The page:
[00:13:49] And if that works, they give you a little bigger committee. And if that works, a little bigger committee. And before you know it, you're department chair, and now you're running what amounts to an enterprise of a hundred faculty, 500 graduate students, 2000 undergraduate students.
[00:14:04] And now hopefully you've built up a knowledge base and a confidence in yourself that you can set a vision, communicate a vision. When you have to, at the end of the day, you are responsible for making decisions. You collect inputs from many places and then you have to say, "I have enough information. I don't know exactly what is the optimal choice to make, but I have to make a choice. I'm going to do it."
[00:14:29] One of my awards is actually from Singapore. I was on an advisory group for Singapore for almost 15 years. That was always a very enjoyable opportunity to meet the very highest levels of government administration in a very unique part of the world.
[00:14:46] They asked for our advice, and often they acted on that advice. We would come back in a year and they would tell us the progress they made. So, this is having influence. Influence is very, very important. It's something that you gain satisfaction from, but it also is helping the world move forward.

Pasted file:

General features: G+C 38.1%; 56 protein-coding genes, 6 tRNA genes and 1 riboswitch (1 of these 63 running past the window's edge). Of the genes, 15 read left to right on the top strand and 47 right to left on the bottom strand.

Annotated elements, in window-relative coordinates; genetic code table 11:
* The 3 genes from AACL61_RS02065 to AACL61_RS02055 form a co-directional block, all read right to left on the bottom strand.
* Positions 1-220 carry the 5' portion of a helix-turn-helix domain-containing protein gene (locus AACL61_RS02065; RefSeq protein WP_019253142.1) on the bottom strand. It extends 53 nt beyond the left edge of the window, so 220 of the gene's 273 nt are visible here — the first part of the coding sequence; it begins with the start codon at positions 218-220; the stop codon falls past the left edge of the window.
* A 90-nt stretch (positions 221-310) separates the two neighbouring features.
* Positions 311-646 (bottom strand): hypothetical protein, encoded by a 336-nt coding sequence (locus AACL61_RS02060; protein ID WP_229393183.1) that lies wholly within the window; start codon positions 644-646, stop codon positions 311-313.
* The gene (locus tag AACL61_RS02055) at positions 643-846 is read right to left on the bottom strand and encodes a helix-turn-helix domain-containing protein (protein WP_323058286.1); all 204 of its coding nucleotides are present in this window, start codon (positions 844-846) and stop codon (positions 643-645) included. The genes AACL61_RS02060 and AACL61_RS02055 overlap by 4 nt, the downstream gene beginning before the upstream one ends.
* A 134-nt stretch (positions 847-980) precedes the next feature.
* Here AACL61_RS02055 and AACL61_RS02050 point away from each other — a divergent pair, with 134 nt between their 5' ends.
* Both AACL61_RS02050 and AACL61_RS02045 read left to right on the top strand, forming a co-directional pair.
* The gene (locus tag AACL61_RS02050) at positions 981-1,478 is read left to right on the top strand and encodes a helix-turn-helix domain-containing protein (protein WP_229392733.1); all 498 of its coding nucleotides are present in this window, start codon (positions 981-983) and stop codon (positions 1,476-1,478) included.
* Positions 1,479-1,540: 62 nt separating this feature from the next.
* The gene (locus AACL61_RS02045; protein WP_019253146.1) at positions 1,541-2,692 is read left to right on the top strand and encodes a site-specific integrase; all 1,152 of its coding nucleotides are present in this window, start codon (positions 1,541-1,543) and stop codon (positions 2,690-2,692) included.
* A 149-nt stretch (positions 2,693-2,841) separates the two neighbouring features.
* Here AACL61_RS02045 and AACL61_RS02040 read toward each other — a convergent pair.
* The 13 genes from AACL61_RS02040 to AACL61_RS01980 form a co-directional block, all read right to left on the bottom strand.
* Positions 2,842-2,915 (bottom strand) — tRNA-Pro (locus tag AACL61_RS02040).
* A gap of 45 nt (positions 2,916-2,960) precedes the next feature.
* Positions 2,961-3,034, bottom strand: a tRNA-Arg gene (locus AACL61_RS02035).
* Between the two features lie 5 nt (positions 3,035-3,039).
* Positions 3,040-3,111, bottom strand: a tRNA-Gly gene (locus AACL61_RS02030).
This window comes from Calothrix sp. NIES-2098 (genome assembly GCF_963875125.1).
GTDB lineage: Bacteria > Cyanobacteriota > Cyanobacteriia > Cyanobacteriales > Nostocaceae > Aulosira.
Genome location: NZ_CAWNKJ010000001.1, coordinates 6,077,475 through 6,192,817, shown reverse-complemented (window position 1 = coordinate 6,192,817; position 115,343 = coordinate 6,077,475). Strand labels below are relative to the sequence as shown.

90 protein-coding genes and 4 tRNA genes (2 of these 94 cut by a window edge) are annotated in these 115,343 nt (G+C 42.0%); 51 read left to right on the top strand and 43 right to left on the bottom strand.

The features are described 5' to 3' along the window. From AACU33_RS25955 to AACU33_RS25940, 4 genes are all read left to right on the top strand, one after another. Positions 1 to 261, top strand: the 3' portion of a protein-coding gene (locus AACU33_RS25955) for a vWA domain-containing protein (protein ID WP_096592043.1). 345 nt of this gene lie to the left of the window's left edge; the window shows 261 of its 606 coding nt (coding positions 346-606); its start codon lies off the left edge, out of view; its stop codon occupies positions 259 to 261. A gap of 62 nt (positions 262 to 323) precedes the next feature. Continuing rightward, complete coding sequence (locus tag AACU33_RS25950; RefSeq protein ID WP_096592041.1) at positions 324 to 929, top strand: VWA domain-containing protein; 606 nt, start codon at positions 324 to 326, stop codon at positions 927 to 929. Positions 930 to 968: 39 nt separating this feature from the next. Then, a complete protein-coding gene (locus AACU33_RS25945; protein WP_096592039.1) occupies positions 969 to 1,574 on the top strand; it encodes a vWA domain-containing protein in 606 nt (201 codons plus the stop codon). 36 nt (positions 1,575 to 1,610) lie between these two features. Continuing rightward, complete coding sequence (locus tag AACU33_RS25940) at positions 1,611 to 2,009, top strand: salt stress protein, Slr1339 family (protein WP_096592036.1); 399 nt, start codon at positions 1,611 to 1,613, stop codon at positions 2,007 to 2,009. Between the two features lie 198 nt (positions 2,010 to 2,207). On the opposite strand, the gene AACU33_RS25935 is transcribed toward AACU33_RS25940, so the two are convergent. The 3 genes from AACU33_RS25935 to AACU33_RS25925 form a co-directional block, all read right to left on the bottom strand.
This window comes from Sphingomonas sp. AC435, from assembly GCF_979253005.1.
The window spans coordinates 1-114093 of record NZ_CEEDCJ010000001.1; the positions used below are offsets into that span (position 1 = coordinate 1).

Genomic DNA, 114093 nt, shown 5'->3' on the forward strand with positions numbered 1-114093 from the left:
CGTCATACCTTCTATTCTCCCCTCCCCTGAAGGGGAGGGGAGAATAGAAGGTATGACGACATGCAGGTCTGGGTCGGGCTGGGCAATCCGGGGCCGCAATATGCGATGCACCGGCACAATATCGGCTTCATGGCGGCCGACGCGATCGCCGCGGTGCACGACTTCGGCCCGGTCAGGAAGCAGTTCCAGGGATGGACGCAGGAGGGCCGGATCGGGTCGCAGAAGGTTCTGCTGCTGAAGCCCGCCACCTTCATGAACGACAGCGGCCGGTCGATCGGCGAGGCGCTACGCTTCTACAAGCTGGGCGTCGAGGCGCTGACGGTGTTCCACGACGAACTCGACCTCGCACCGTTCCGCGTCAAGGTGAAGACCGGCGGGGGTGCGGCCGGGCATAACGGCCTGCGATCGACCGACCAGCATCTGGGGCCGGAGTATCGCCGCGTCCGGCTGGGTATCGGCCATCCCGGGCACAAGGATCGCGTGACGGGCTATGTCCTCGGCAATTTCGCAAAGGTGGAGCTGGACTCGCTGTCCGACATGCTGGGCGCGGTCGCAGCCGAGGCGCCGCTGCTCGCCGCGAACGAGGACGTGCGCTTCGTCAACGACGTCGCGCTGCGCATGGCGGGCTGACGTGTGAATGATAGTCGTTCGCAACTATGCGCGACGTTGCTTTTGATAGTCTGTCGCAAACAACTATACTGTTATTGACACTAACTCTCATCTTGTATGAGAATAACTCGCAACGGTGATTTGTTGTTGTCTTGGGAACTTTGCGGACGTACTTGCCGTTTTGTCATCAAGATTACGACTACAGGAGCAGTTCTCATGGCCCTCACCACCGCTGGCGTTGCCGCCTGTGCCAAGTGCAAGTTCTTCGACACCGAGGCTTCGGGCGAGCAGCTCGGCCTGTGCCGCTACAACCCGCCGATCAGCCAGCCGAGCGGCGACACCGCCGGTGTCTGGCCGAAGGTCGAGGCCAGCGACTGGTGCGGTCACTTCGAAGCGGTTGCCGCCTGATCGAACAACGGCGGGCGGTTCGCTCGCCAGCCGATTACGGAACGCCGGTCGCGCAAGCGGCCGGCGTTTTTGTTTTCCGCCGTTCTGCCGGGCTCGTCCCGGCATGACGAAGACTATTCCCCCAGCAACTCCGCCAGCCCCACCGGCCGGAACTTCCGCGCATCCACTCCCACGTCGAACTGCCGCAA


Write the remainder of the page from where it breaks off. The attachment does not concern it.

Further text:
[00:15:06] Increasingly as you do things like that, there are more opportunities to do it in your service life, in your academic life, in your professional life. Over time, you build up the skill set to be successful at that, otherwise they stop asking you to do these things.
[00:15:22] Jeremy Au: What an amazing journey. Why is leadership so important?
[00:15:27] Randy Katz: As a professor, our careers are evaluated by three metrics. One of them is, of course, your research excellence. Another one is your teaching excellence.
[00:15:37] But service is a very important element. it's almost part of the job that you will do service. And at the right point in your career, you will be leading that service that you're doing.
[00:15:50] There's an expectation that you will use your expertise to make the university a better place for all of the students, the faculty, the staff. That you will use your expertise to make your country a better place. That you'll use your expertise to help your research discipline and the community around it go forward.
[00:16:10] As an academic, you are very frequently presented with opportunities to lead. There are so many opportunities, maybe serve on a committee in your department, help organize a conference or serve as an expert to the government.
[00:16:24] You can't say yes to all of them. But you will say yes to some of them. If you're intentional and you take it in steps, you start to develop your leadership skills. You start to understand what it takes to communicate your ideas to other people, how to work with groups, to do more than you could do yourself.
[00:16:44] You have an academic department, Electrical Engineering and Computer Science at Berkeley. You might think that this is a team. Well, it's not a team because it's really a lot more like a league. Every faculty member is like their own team. And so how do you lead something, which is you're more like the commissioner of baseball. In the case of university departments, it's really a lot of independent authorities. And so, you really have to influence them to get them to work together. It's not an environment which is very hierarchical. It's not like a traditional kind of corporate structure.